Posted by: travelrat | March 7, 2016

Loch Ard Gorge.

Loch Ard Gorge 1

Great Ocean Road: 20th November 2015.

The Loch Ard Gorge would stand up as a spectacular attraction in its own right, for it’s an almost circular inset of the sea, surrounded by steep, red, imposing cliffs. But, it was here that the only two survivors of the ill-fated 19th Century sailing ship, the Loch Ard were washed, after it sank after running aground at nearby Mutton Island.

On the way there, Jeremy put a CD into the player and we heard the story of how the courageous apprentice seaman, 15 year old Thomas Pearse climbed the almost inaccessible cliffs to find help for his companion, 17 year old Eva Carmichael. At the top of the cliff, he found hoofprints in the ground, and, following them, came upon two riders from nearby Glenample Station, from where a rescue was organised and effected.

If this was a work of fiction, it would almost inevitably end with ‘Reader, I married him!’  or words to that effect. But, they went their separate ways; Tom to be hailed as a hero and to eventually become a ship’s Captain and Eva, with all her family lost, to return to Ireland. She did make something of a name for herself, though, speaking about her experience. Although, unlike Eliza Fraser, of Fraser Island fame, she did, by all accounts, stick fairly closely to the original story.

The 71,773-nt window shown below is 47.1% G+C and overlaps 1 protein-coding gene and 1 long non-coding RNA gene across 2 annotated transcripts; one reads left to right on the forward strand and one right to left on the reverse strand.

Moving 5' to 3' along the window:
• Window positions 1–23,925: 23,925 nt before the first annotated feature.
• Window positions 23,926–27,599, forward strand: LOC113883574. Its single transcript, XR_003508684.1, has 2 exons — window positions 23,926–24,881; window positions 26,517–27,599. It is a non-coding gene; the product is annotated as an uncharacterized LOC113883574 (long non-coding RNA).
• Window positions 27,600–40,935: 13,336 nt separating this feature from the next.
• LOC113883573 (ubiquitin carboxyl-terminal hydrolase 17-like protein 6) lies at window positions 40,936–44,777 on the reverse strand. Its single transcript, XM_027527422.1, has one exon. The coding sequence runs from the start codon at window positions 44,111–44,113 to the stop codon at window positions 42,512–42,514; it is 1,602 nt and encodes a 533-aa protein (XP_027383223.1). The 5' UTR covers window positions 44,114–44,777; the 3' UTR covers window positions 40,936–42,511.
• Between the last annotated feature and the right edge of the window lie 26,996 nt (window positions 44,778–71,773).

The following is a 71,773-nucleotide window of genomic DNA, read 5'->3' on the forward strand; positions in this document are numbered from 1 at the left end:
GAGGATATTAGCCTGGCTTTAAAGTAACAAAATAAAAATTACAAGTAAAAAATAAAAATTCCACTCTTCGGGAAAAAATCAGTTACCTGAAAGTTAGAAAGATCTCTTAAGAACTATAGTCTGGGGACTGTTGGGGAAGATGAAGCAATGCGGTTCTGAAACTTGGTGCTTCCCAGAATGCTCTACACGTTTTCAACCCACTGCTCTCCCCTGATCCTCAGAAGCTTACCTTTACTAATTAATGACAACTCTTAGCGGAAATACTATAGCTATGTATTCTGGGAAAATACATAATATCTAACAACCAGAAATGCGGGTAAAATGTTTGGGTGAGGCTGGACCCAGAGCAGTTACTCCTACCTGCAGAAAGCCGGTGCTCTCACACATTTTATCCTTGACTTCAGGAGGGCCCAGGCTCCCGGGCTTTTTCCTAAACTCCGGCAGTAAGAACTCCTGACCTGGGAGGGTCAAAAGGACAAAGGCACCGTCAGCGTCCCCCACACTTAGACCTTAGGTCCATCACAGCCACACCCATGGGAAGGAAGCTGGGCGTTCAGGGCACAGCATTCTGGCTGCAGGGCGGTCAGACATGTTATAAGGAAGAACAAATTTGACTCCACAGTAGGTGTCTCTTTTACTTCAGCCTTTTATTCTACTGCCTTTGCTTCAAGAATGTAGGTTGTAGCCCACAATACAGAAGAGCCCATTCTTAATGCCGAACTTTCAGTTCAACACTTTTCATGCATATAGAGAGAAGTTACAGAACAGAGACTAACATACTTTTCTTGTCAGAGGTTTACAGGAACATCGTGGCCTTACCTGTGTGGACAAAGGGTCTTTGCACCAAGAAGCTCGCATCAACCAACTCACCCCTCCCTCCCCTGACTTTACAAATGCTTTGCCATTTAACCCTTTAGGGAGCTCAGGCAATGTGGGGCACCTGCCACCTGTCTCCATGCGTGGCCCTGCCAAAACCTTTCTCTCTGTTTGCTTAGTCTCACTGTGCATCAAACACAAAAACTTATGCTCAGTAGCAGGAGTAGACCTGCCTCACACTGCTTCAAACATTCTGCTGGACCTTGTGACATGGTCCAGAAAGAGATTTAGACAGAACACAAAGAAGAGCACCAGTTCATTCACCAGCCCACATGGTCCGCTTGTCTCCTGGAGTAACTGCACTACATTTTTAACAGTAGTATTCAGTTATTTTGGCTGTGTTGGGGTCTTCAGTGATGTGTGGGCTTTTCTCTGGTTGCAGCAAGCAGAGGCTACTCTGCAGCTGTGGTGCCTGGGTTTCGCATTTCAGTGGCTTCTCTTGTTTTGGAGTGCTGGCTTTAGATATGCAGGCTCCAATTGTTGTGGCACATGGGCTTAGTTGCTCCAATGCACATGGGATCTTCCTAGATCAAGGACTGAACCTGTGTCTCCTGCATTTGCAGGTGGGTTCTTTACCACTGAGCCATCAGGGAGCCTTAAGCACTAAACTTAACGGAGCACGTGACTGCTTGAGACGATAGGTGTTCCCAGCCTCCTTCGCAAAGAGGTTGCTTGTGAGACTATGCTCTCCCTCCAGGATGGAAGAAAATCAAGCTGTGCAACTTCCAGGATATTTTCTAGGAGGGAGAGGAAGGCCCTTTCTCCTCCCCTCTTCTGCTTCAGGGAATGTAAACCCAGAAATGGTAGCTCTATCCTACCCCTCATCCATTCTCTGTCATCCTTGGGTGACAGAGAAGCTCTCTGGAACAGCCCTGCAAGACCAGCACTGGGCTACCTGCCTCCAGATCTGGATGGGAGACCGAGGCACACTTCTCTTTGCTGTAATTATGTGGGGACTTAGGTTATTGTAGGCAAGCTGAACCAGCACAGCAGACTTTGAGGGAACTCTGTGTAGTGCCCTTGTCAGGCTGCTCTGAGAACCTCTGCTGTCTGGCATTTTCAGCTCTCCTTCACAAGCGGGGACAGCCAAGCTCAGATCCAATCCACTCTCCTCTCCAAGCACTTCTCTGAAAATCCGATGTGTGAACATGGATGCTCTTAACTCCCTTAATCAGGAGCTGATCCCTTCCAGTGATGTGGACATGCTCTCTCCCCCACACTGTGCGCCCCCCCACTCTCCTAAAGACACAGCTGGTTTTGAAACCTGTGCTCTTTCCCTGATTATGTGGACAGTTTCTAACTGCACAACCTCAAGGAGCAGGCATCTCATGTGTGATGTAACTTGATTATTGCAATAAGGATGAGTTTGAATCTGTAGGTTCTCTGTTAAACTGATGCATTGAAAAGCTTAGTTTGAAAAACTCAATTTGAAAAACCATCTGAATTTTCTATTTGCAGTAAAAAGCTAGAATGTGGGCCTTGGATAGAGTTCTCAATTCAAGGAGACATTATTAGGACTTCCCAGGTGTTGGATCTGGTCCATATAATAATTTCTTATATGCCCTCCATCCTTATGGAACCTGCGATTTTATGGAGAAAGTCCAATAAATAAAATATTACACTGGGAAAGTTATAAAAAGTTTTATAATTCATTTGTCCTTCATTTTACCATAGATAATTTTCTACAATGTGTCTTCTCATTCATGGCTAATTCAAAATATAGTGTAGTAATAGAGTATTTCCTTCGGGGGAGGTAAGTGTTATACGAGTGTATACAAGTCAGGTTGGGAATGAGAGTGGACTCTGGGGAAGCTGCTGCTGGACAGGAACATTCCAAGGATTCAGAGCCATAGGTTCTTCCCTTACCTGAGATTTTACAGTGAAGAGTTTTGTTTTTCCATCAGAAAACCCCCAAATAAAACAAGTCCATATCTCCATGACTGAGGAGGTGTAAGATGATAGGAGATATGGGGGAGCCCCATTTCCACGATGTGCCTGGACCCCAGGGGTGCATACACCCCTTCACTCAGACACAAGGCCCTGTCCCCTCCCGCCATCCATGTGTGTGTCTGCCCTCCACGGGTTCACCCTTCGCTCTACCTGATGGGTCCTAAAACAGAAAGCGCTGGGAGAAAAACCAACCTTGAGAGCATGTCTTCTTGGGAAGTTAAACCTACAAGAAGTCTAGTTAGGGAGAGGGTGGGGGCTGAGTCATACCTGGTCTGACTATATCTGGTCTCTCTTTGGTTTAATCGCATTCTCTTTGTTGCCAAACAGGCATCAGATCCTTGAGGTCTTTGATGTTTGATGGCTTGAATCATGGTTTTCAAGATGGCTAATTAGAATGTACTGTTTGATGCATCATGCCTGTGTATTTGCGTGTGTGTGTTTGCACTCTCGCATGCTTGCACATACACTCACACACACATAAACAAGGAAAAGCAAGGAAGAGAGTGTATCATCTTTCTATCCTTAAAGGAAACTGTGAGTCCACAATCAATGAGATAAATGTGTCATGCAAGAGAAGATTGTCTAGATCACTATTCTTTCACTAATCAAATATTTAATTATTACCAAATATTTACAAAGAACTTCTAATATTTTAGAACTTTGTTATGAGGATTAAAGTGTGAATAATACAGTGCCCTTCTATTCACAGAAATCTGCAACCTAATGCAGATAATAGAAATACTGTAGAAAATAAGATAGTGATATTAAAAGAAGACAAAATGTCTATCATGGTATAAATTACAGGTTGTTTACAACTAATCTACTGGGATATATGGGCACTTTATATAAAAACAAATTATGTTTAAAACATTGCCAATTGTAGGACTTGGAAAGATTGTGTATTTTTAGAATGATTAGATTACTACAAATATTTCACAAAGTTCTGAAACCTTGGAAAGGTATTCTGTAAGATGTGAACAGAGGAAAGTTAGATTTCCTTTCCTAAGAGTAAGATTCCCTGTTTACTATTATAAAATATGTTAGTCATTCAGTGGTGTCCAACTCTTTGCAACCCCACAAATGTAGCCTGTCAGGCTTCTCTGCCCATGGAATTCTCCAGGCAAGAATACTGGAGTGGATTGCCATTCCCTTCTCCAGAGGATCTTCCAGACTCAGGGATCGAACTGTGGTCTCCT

The steps that now lead down to the beach approximately follow Tom’s route, which is certainly one that you wouldn’t normally attempt without a companion, a rope and some pitons.

The Loch Ard was by no means the only ship to be lost here; indeed, the whole area is known as the ‘Shipwreck Coast’ and, after lunch in Port Campbell, we saw even more of it.

 

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